Concert Reviews

Garth Brooks brings a once-in-a-lifetime show to Dusty Armadillo

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When the Garth Brooks Dive Bar Tour at Dusty Armadillo was first announced I couldn’t help but imagine what the show might be like. I have been to the Rootstown club many times and have taken in ten of Brooks’ shows since the early 90’s. So, getting a good image in my head was easy. After seeing the concert on Monday (10/28), the actual experience was far better than any I could even imagine.

The Dive Bar Tour was organized as a radio promotion tool for the song, “Dive Bar” by Brooks and Blake Shelton. Tickets for each concert are not being sold, and are only available through multiple country radio contests. The approximately 700 winners were in attendance on Monday, along with more news and media coverage for a concert than I have seen in a long time.

Hats off to Brooks and his team for not having actual tickets, but instead the winners names on a list. This process made it near impossible for any winners to sell their tickets for what you would believe to be top dollar to any ticket broker. The number of tickets distributed for the concert were also held to a minimum as to not overcrowd the club for the show. The result was a great sized crowd that still had room to move.

Before Brooks ever entered the club, he was busy greeting fans who weren’t lucky enough to get tickets and were waiting in the parking lot for a glimpse of the 57-year-old singer.

Brooks then made his way to the stage where he was greeted by a thunderous round of applause. He kicked off with “All Day Long” from his latest album, Fun. The proximity of fans to the stage at Dusty Armadillo made his infectious personality stand out even more as he worked his way around waving and pointing at folks in the crowd.

This is one of my shots with my cell phone since cameras were not allowed into the club – Photo by Charlie Kriak

While greeting the crowd Brooks explained that he was under the weather and had a bit of “the crud” as he called it. You would have never known from his performance.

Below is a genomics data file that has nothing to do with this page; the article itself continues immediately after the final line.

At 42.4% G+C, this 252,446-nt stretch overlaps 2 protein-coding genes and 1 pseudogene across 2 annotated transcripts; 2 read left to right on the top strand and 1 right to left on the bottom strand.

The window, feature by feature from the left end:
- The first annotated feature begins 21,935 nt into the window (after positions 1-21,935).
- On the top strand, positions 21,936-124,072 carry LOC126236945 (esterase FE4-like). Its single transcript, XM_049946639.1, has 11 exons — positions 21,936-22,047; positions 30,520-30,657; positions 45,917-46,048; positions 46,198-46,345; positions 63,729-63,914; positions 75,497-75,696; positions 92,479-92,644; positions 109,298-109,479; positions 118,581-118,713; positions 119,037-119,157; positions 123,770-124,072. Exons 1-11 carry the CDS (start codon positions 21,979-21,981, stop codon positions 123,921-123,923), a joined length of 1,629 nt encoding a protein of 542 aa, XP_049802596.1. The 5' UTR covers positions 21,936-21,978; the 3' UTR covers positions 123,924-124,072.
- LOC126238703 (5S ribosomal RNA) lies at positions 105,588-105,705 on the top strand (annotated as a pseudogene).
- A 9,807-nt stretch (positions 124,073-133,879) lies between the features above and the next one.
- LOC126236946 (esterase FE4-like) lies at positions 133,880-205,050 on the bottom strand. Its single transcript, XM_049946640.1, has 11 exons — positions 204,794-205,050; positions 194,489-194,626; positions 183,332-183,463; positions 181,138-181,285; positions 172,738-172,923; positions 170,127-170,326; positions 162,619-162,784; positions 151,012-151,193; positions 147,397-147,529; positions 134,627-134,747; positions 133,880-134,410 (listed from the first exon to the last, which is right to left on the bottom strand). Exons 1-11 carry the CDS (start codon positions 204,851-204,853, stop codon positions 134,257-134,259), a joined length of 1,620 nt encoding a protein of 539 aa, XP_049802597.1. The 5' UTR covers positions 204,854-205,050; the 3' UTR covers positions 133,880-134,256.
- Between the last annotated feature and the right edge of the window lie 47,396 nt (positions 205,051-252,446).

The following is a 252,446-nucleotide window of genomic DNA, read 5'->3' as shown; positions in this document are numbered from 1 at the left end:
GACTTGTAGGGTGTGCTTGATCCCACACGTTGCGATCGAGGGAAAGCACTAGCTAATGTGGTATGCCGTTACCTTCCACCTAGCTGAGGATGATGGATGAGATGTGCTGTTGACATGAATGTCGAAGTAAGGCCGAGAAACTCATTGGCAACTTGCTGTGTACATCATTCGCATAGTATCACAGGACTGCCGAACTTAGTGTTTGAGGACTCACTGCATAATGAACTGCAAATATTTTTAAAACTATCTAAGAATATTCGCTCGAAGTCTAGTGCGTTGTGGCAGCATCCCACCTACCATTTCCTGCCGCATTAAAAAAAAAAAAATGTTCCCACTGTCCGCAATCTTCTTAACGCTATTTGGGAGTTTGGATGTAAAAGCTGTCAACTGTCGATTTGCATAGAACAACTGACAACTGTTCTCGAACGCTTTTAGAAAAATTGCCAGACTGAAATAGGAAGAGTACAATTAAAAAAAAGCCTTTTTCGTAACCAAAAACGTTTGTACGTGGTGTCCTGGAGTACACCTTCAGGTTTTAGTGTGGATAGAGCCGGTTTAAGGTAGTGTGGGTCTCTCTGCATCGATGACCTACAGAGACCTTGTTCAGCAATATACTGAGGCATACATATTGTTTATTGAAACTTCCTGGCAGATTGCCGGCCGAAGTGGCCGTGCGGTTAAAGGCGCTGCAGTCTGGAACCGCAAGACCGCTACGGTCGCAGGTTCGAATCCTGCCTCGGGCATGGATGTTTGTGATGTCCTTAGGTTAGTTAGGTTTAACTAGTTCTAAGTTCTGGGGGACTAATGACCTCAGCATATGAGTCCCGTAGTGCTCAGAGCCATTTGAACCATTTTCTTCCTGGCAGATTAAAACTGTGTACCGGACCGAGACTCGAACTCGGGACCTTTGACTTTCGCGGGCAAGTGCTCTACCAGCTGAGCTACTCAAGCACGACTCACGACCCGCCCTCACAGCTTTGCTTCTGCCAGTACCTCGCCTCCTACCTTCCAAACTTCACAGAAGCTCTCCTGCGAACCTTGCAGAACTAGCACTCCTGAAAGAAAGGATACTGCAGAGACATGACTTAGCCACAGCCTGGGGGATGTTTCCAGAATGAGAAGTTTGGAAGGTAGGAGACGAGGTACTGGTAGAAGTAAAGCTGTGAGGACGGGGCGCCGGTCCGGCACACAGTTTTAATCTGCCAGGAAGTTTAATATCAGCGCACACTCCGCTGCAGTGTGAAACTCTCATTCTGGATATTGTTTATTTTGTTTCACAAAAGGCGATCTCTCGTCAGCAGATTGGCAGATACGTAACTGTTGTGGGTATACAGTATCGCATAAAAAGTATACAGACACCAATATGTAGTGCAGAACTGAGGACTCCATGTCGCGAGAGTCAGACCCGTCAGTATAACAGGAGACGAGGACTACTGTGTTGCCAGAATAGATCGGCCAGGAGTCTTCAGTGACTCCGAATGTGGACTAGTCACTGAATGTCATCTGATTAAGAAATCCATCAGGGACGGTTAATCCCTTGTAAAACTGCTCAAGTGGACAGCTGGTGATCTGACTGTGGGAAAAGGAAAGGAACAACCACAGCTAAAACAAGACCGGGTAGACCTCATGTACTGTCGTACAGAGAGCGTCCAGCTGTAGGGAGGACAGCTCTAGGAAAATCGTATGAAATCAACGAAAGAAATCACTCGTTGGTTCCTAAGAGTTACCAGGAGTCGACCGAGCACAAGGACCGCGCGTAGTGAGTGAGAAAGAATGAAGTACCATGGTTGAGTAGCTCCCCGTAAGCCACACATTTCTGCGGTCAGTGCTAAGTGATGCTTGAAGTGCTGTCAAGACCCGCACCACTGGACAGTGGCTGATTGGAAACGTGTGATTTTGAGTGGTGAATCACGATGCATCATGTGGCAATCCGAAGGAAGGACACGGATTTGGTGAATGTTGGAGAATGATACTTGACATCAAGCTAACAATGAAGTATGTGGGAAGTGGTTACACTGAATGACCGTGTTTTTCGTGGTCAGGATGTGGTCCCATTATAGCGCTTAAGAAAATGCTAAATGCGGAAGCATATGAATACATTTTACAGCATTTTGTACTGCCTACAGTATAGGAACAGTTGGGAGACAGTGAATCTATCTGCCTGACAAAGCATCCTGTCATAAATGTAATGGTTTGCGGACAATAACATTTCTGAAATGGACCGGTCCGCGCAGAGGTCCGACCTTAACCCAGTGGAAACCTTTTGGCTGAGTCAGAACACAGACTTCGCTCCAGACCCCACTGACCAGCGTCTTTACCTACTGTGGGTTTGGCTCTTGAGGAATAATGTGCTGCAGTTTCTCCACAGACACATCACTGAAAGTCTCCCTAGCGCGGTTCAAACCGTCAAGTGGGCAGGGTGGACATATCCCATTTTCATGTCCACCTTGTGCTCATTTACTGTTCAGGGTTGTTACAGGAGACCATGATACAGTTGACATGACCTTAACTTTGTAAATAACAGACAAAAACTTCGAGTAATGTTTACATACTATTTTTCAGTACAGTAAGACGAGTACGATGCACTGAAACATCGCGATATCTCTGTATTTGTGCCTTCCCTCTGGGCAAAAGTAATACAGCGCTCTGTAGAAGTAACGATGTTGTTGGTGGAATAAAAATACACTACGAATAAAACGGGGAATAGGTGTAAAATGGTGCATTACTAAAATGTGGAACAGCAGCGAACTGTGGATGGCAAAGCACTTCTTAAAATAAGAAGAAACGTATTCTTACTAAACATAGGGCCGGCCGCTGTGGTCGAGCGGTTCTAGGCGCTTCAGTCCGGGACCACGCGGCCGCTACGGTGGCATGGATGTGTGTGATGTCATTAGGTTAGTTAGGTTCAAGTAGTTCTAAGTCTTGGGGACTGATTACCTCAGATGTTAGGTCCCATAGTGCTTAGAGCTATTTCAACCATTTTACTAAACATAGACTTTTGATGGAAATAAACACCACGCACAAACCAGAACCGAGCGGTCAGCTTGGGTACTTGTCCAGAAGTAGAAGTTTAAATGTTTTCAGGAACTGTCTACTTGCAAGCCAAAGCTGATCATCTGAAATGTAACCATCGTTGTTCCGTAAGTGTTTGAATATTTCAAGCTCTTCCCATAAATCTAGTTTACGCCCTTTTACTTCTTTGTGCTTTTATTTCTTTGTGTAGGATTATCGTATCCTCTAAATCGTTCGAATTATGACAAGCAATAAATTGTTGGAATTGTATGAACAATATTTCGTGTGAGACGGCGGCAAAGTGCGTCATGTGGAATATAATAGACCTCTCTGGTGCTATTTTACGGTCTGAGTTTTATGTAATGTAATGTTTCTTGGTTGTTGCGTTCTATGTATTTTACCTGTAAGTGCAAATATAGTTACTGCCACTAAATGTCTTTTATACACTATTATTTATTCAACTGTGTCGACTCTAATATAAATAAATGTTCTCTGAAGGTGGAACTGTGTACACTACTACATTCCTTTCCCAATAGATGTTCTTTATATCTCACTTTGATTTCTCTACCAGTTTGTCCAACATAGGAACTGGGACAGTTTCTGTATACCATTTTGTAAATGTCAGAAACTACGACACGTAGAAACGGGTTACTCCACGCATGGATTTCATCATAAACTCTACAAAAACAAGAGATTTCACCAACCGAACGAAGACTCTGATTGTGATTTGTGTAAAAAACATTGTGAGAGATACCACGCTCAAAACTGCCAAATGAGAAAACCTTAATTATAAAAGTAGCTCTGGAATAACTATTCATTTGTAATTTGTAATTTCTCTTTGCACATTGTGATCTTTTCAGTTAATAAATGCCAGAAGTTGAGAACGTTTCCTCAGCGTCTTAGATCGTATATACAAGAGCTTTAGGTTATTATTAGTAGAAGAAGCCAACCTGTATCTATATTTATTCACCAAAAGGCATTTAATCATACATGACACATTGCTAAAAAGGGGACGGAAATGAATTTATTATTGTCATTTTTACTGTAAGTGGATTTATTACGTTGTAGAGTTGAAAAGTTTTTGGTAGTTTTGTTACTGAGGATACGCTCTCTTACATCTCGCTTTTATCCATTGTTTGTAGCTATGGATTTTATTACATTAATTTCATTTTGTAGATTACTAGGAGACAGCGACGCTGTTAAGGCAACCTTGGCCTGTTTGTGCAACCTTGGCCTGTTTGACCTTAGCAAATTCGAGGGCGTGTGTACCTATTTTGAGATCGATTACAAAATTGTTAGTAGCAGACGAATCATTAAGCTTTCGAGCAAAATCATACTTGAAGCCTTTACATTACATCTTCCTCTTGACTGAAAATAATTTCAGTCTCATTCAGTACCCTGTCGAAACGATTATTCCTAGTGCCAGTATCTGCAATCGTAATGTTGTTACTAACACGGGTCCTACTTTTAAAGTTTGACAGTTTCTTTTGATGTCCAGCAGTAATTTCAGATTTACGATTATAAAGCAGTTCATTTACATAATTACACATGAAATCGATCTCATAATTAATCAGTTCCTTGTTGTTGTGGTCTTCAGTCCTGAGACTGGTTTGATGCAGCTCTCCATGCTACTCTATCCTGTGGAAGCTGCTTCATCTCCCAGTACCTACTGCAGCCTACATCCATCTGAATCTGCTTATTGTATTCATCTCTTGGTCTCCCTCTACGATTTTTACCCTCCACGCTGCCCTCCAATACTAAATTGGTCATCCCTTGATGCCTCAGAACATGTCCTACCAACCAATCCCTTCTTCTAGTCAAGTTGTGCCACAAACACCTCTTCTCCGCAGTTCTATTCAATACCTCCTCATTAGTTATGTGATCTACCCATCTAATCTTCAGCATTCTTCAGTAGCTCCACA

During the 90-minute set the singer covered his hits like “Two Pina Coladas,” “The Thunder Rolls,” “To Make You Feel My Love” and his cover of Billy Joel’s “Shameless,” which topped the charts in 1991.

The Dive Bar Tour gives Brooks a chance to go back to the kind of clubs where he played when he was starting out in the 80’s. One of the stops on the tour included Gruene Hall in New Braunfels, Texas where Brooks played while he was first honing his craft.

The tour also gives Brooks a chance to play some of the music from his nights performing in the “dive bars.” He received a great crowd reaction and had everyone singing along when he jumped into a cover of David Allan Coe’s “You Never Even Called Me By My Name.” He then showed more his his musical tastes by adding covers of Billy Joel’s “Piano Man,” Don McLean’s “American Pie” and one that was a favorite when he performed around his home in Stillwater, Texas, “Fishin’ in the Dark” from the Nitty Gritty Dirt Band.

Brooks was definitely at home in the small venue of the Dusty Armadillo. He seemed to get more energized as folks sang along to every song, and he was happy to oblige by pointing the microphone at the unison of voices and balancing himself with one hand on the low ceiling above the stage.

Of course he played “Friends In Low Places,” but closed with what many consider his signature song “The Dance.”

It was such an awesome experience seeing Brooks in a “dive bar” setting. The entire evening almost seemed unreal and from the reaction of the crowd many felt the same way. You are almost in awe at first, like watching a movie that you get so pulled into that you forget to eat your popcorn. Brooks draws you in with great music and a stage presence that is second to none in any genre of music.

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